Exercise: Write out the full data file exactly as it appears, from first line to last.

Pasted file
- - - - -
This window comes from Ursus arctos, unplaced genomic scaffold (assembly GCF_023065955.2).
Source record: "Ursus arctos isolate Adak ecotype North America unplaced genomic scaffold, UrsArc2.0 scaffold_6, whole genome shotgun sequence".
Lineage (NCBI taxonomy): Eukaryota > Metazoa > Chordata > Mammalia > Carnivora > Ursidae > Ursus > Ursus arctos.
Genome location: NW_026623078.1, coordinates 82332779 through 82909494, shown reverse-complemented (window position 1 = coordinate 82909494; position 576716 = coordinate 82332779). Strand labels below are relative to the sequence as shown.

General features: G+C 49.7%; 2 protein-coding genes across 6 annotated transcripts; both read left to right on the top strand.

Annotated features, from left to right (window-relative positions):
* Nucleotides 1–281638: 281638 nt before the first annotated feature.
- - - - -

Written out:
This window comes from Ursus arctos, unplaced genomic scaffold (assembly GCF_023065955.2).
Source record: "Ursus arctos isolate Adak ecotype North America unplaced genomic scaffold, UrsArc2.0 scaffold_6, whole genome shotgun sequence".
Lineage (NCBI taxonomy): Eukaryota > Metazoa > Chordata > Mammalia > Carnivora > Ursidae > Ursus > Ursus arctos.
Genome location: NW_026623078.1, coordinates 82332779 through 82909494, shown reverse-complemented (window position 1 = coordinate 82909494; position 576716 = coordinate 82332779). Strand labels below are relative to the sequence as shown.

General features: G+C 49.7%; 2 protein-coding genes across 6 annotated transcripts; both read left to right on the top strand.

Annotated features, from left to right (window-relative positions):
* Nucleotides 1–281638: 281638 nt before the first annotated feature.